In a bridge rectifier circuit, Vsmax is the maximum voltage across the transformer secondary winding whereas in a centre tap rectifier Vsmax represents that maximum voltage across each half of the secondary winding.
The different parameters are explained with equations below:

Peak Current
The instantaneous value of the voltage applied to the rectifier is given as
vs =Â Vsmax Sin wt
Â If the diode is assumed to have a forward resistance of R_{F} ohms and a reverse resistance equal to infinity, the current flowing through the load resistance is given as
i1 = Imax Sin wt and i2 = 0 for the first half cycle
and i1 = 0 and i2 = Imax Sin wt for second half cycle
The total current flowing through the load resistance R_{L}, being the sum of currents i1 and i2 is given as
i = i1 + i2 = Imax Sin wt for the whole cycle.
Where the peak value of the current flowing through the load resistance R_{L} is given as
Imax = Vsmax/(2R_{F} + R_{L})
2. Â Â Output Current
Since the current is the same through the load resistance RL in the two halves of the ac cycle, magnitude od dc current Idc, which is equal to the average value of ac current, can be obtained by integrating the current i1 between 0 and pi or current i2 between pi and 2pi.
3. Â Â DC Output Voltage
Average or dc value of voltage across the load is given as
4. Â Â Root Mean Square (RMS) Value of Current
RMS or effective value of current flowing through the load resistance R_{L }Â is given as
5. Â Â Root Mean Square (RMS) Value of Output Voltage
RMS value of voltage across the load is given as
6. Â Â Rectification Efficiency
Power delivered to load,
7. Â Â Ripple Factor
Form factor of the rectified output voltage of a full wave rectifier is given as
So, ripple factor, Î³ = Â 1.11^{2} â€“ 1) = 0.482
8. Â Â Regulation
The dc output voltage is given as
Merits and Demerits of Fullwave Rectifier Over HalfWave RectifierÂ
Merits – let us talk about the advantages of full wave bridge rectifier over half wave version first. I can think about 4 specific merits at this point.
 Efficiency is double for a full wave bridge rectifier. The reason is that, a half wave rectifier makes use of only one half of the input signal. A bridge rectifier makes use of both halves and hence double efficiency
 The residual ac ripples (before filtering) is very low in the output of a bridge rectifier. The same ripple percentage is very high in half wave rectifier. A simple filter is enough to get a constant dc voltage from the bridge rectifier.
 We know the efficiency of FW bridge is double than HW rectifier. This means higher output voltage, Higher transformer utilization factor (TUF) and higher output power.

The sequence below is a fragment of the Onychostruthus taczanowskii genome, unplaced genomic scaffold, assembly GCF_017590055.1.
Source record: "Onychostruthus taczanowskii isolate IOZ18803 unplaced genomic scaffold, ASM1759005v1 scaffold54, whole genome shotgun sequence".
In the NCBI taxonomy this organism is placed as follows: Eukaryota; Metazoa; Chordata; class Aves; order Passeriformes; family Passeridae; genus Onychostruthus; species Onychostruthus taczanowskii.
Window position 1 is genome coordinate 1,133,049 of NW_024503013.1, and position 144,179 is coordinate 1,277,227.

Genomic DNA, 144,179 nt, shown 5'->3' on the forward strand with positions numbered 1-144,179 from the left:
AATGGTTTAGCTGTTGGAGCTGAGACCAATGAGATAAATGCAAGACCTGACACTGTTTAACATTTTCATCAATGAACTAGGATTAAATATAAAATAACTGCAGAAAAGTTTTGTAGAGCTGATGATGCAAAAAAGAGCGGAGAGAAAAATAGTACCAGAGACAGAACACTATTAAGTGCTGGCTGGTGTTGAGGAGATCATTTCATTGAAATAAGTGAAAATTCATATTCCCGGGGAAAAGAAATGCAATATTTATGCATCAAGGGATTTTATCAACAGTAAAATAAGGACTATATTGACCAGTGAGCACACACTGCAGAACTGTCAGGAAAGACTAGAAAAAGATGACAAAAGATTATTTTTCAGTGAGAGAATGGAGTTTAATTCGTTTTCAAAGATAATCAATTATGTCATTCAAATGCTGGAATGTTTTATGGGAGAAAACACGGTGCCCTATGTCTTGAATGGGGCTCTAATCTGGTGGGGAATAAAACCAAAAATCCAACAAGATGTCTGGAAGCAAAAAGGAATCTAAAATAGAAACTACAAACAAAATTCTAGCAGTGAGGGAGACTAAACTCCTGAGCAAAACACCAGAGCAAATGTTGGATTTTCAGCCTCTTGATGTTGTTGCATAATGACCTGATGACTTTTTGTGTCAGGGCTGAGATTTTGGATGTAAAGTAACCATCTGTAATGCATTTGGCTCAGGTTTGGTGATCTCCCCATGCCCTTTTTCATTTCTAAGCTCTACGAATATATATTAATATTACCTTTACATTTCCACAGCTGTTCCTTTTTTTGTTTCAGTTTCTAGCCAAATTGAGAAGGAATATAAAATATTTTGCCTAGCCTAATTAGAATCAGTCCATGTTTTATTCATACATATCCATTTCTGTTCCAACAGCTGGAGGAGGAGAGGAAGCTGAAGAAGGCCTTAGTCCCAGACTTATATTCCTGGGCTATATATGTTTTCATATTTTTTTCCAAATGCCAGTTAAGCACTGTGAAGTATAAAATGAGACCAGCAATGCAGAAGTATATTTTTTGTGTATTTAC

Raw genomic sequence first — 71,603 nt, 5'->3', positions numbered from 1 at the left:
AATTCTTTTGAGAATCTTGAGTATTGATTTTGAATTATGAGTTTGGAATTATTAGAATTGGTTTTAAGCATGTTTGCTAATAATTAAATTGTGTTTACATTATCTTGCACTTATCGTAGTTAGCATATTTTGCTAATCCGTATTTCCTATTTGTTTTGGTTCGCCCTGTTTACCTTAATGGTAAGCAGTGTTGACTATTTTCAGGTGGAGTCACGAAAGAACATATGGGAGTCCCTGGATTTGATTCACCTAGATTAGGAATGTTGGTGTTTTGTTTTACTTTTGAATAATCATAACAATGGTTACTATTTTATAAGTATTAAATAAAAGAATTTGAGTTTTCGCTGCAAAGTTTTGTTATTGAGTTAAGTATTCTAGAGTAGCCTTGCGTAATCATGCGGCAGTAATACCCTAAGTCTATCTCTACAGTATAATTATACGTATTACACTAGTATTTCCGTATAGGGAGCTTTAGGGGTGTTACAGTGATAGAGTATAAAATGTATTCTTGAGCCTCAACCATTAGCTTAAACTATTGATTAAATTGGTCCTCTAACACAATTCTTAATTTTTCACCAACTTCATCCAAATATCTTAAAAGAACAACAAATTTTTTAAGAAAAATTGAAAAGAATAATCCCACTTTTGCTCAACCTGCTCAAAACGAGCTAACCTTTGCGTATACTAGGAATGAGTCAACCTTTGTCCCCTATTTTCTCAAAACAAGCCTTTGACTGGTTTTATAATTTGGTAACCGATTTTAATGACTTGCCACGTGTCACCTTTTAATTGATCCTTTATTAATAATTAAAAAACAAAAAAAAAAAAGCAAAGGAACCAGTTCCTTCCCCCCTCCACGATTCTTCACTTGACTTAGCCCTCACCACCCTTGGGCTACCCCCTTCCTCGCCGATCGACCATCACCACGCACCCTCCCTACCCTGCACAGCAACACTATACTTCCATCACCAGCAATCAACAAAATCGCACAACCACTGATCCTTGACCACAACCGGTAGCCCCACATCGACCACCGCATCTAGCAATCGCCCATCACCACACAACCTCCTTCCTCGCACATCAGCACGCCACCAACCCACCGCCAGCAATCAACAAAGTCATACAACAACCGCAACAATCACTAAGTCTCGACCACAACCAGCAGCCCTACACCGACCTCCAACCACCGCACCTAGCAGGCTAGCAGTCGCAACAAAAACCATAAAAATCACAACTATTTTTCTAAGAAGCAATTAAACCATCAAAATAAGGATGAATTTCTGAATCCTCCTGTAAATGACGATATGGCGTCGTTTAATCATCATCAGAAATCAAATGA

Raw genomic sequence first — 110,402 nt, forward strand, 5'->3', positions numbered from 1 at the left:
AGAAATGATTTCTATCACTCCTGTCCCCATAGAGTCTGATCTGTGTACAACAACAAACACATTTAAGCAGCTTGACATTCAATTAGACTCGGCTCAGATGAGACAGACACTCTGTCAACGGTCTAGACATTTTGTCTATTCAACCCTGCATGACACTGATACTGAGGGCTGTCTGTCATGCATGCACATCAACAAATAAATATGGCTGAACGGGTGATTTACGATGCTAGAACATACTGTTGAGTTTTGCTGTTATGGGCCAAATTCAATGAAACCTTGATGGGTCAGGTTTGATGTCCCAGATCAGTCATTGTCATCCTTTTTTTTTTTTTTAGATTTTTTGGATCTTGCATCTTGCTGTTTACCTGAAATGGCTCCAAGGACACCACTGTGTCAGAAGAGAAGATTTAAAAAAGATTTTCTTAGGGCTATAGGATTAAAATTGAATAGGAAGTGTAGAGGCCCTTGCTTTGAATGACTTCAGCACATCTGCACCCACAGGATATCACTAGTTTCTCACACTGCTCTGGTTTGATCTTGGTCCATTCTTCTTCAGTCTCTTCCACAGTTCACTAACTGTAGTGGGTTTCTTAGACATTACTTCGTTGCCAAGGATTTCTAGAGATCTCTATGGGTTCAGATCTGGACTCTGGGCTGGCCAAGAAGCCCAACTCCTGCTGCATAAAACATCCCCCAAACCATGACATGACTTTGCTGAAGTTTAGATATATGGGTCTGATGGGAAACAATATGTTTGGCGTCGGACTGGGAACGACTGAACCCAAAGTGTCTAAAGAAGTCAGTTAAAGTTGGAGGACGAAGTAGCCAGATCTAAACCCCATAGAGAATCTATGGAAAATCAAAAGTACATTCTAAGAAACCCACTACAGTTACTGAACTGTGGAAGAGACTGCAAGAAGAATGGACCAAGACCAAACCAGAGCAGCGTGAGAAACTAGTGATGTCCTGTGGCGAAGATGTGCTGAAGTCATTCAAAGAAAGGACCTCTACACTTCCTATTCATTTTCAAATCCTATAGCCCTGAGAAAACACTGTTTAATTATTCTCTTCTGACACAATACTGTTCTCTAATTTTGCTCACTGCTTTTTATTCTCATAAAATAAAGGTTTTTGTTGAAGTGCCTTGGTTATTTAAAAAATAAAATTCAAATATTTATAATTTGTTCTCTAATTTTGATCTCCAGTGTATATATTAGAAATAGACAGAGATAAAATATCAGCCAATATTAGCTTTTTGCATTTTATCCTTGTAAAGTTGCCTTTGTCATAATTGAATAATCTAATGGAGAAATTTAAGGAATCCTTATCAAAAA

Demerits Â Â Fullwave rectifier needs more circuit elements and is costlier.
Merits and Demerits of Bridge Rectifier Over CenterTap Rectifier.
A centre tap rectifier is always a difficult one to implement because of the special transformer involved. A centre tapped transformer is costly as well. One key difference between center tap & bridge rectifier is in the number of diodes involved in construction. A center tap full wave rectifier needs only 2 diodes whereas a bridge rectifier needs 4 diodes. But silicon diodes being cheaper than a center tap transformer, a bridge rectifier is muchpreferred solution in a DC power supply. Â Following are the advantages of bridge rectifier over a center tap rectifier.
 A bridge rectifier can be constructed with or without a transformer. If a transformer is involved, any ordinary step down/step up transformer will do the job. This luxury is not available in a center tap rectifier. Here the design of rectifier is dependent on the center tap transformer, which can not be replaced.
 Bridge rectifier is suited for high voltage applications. The reason is the high peak inverse voltage (PIV) of bridge rectifier when compared to the PIV of a center tap rectifier.
 Transformer utilization factor (TUF) is higher for bridge rectifier.
Demerits of Bridge rectifier over center tap rectifierÂ
Applications of Full wave Bridge rectifier
Full Wave Bridge Rectifier with Capacitor Filter
The output voltage of the full wave rectifier is not constant, it is always pulsating. But this cannot be used in real life applications. In other words, we desire a DC power supply with a constant output voltage. In order to achieve a smooth and constant voltage a filter with a capacitor or an inductor is used. The circuit diagram below shows a half wave rectifier with capacitor filter.